users interacting with that content are children (see Question 25). If 
allowed to rebut this presumption, operators of general audience 
platforms could, in certain circumstances, collect personal information 
from users on their sites that they determine are age 13 or older.
    Finally, the Commission seeks comment on whether the COPPA Rule 
should be amended to better address websites and online services that 
may not meet the current definition of ``website or online service 
directed to children,'' but that have large number of child users (see 
Question 15). For example, should the definition of ``website or online 
service directed to children'' be amended, consistent with the statute, 
to cover these types of websites and, if so, what type of changes would 
be required? Are there other proposed amendments, consistent with the 
statute, for the Commission to consider to ensure children using these 
sites and services receive COPPA protections?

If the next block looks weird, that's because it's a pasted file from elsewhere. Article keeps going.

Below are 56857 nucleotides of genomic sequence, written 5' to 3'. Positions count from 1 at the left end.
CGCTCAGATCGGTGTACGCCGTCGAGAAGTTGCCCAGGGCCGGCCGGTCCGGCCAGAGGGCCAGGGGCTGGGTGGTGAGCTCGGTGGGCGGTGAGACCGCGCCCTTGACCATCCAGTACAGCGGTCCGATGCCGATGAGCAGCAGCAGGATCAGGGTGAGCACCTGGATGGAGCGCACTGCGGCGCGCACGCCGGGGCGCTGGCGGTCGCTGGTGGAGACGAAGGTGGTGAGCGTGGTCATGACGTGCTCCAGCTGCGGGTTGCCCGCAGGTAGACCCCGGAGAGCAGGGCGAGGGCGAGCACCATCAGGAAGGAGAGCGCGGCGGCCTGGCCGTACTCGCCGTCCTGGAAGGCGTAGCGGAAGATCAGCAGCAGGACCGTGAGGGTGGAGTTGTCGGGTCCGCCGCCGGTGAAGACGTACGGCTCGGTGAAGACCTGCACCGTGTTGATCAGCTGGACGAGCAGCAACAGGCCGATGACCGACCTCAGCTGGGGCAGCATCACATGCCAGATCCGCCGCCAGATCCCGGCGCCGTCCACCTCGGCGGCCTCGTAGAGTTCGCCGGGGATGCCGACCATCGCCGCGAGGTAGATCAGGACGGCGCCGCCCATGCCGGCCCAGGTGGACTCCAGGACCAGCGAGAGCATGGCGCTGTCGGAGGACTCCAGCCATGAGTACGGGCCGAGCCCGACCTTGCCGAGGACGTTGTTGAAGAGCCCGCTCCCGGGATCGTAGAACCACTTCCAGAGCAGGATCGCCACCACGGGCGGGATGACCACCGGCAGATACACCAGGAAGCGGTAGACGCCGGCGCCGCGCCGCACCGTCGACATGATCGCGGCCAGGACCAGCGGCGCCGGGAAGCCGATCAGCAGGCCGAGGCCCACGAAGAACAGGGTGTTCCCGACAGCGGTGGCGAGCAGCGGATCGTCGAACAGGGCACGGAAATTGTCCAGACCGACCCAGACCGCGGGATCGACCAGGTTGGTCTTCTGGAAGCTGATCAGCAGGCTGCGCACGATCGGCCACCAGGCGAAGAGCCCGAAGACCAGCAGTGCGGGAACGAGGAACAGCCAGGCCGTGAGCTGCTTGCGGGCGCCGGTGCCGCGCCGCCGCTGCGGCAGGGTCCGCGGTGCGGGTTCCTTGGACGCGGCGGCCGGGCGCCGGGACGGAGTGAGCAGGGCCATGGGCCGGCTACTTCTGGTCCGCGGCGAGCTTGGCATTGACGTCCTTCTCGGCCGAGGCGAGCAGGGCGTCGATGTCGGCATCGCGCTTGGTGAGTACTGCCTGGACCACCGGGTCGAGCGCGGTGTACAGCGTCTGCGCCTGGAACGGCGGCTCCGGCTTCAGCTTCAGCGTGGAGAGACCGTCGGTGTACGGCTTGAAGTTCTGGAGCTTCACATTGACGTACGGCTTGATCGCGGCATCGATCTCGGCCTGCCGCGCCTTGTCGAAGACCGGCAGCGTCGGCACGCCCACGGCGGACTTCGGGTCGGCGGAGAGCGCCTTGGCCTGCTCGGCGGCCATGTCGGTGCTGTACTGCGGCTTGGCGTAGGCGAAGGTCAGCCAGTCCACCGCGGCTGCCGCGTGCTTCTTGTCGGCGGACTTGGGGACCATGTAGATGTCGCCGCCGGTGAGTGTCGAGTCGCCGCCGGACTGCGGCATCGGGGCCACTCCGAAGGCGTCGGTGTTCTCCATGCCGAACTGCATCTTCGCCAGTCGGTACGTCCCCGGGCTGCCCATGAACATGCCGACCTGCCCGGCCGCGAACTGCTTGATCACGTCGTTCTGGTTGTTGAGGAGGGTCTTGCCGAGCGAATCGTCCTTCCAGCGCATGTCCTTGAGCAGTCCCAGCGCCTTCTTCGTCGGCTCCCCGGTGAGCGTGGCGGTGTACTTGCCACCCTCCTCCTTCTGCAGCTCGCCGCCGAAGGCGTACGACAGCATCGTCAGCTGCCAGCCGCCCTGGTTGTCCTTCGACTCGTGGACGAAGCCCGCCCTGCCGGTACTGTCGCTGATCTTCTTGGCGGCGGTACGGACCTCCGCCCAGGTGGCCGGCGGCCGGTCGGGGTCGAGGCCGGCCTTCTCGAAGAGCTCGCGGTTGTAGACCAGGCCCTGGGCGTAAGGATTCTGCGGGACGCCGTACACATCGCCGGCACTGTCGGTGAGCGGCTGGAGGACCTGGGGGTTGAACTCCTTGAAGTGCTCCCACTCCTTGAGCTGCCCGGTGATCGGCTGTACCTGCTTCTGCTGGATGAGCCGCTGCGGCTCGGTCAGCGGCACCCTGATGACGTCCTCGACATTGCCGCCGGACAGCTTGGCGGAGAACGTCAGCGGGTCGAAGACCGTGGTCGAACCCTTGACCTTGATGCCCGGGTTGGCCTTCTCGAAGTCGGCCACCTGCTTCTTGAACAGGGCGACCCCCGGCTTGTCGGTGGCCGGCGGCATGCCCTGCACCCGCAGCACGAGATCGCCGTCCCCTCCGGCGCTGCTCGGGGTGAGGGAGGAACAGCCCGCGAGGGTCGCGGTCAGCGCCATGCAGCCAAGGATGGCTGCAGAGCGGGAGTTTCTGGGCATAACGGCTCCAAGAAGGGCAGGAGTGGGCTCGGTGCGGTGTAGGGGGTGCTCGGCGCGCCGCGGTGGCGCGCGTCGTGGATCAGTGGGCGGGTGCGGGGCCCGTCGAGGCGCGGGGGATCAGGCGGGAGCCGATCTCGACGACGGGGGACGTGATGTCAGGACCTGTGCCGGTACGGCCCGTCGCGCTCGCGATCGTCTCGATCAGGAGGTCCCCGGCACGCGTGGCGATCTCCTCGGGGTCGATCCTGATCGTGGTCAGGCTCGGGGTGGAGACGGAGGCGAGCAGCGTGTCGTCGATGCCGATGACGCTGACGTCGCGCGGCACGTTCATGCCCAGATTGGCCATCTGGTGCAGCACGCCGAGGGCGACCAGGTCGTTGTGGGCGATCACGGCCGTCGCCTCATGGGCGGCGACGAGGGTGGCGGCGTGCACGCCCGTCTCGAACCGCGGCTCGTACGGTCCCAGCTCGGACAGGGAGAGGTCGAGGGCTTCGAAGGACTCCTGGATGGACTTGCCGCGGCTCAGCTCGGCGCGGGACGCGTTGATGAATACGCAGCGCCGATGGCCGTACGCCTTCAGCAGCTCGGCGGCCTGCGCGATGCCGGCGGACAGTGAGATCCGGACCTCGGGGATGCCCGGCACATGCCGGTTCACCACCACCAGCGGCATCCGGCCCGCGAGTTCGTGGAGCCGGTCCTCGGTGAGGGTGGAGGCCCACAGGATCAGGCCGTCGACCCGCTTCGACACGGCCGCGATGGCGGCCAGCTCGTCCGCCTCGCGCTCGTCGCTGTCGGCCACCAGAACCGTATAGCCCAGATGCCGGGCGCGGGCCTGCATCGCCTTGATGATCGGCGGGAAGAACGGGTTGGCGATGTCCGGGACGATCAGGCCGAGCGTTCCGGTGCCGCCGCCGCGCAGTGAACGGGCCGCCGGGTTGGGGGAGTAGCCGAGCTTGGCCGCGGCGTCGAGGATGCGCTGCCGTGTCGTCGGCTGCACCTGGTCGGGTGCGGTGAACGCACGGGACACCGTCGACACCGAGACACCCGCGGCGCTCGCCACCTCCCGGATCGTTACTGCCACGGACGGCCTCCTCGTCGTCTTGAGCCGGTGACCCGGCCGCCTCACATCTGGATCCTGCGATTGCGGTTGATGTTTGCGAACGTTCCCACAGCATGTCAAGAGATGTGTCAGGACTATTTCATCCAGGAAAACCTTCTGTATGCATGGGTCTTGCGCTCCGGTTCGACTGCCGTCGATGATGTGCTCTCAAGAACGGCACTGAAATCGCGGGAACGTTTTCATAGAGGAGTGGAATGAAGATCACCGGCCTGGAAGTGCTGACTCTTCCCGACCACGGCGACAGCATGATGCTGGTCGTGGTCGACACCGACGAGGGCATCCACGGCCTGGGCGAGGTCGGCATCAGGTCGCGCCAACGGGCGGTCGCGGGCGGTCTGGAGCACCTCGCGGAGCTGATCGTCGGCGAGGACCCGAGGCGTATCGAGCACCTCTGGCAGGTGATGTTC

III. Questions Regarding the COPPA Rule

    The Commission invites members of the public to comment on any 
issues or concerns they believe are relevant or appropriate to the 
Commission's review of the COPPA Rule, and to submit written data, 
views, facts, and arguments addressing the Rule. All comments should be 
filed as prescribed in the ADDRESSES section of this document, and must 
be received by October 23, 2019. If your comment proposes any 
modifications to the Rule, please also address whether your proposed 
modification may conflict with the statutory provisions of COPPA and, 
if so, whether you propose seeking legislative changes to the Act. The 
Commission is particularly interested in comments addressing the 
following questions:

A. General Questions for Comment

    1. Is there a continuing need for the Rule as currently 
promulgated? Why or why not?
    a. Since the Rule was issued, have changes in technology, industry, 
or economic conditions affected the need for or effectiveness of the 
Rule?
    b. What are the aggregate costs and benefits of the Rule?
    c. Does the Rule include any provisions not mandated by the Act 
that are unnecessary or whose costs outweigh their benefits? If so, 
which ones and why?
    2. What effect, if any, has the Rule had on children, parents, or 
other consumers?
    a. Has the Rule benefited children, parents, or other consumers? If 
so, how?
    b. Has the Rule imposed any costs on children, parents, or other 
consumers? If so, what are these costs?
    c. What changes, if any, should be made to the Rule to increase its